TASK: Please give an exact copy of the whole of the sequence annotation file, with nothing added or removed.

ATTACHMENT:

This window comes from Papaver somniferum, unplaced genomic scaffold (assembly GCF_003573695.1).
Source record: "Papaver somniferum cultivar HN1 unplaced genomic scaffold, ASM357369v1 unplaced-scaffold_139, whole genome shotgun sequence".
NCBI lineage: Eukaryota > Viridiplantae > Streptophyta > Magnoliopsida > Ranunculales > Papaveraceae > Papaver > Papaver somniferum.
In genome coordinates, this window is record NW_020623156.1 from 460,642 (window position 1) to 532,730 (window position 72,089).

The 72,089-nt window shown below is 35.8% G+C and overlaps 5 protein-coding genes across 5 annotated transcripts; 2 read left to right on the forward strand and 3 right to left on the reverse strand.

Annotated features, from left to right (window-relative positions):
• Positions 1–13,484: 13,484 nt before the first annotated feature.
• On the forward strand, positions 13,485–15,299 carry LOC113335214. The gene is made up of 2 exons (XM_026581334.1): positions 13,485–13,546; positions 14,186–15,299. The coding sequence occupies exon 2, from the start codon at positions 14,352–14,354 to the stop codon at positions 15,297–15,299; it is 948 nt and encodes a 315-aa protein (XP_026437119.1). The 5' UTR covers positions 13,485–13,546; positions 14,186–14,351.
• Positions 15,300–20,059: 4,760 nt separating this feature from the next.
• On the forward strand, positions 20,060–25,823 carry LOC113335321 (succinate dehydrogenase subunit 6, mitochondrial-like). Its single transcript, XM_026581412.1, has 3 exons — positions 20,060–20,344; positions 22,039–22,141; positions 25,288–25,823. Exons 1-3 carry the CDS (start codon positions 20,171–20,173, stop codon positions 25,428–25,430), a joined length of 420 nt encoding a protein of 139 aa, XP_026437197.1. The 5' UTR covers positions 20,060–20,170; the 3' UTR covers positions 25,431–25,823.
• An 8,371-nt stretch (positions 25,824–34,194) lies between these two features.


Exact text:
This window comes from Papaver somniferum, unplaced genomic scaffold (assembly GCF_003573695.1).
Source record: "Papaver somniferum cultivar HN1 unplaced genomic scaffold, ASM357369v1 unplaced-scaffold_139, whole genome shotgun sequence".
NCBI lineage: Eukaryota > Viridiplantae > Streptophyta > Magnoliopsida > Ranunculales > Papaveraceae > Papaver > Papaver somniferum.
In genome coordinates, this window is record NW_020623156.1 from 460,642 (window position 1) to 532,730 (window position 72,089).

The 72,089-nt window shown below is 35.8% G+C and overlaps 5 protein-coding genes across 5 annotated transcripts; 2 read left to right on the forward strand and 3 right to left on the reverse strand.

Annotated features, from left to right (window-relative positions):
• Positions 1–13,484: 13,484 nt before the first annotated feature.
• On the forward strand, positions 13,485–15,299 carry LOC113335214. The gene is made up of 2 exons (XM_026581334.1): positions 13,485–13,546; positions 14,186–15,299. The coding sequence occupies exon 2, from the start codon at positions 14,352–14,354 to the stop codon at positions 15,297–15,299; it is 948 nt and encodes a 315-aa protein (XP_026437119.1). The 5' UTR covers positions 13,485–13,546; positions 14,186–14,351.
• Positions 15,300–20,059: 4,760 nt separating this feature from the next.
• On the forward strand, positions 20,060–25,823 carry LOC113335321 (succinate dehydrogenase subunit 6, mitochondrial-like). Its single transcript, XM_026581412.1, has 3 exons — positions 20,060–20,344; positions 22,039–22,141; positions 25,288–25,823. Exons 1-3 carry the CDS (start codon positions 20,171–20,173, stop codon positions 25,428–25,430), a joined length of 420 nt encoding a protein of 139 aa, XP_026437197.1. The 5' UTR covers positions 20,060–20,170; the 3' UTR covers positions 25,431–25,823.
• An 8,371-nt stretch (positions 25,824–34,194) lies between these two features.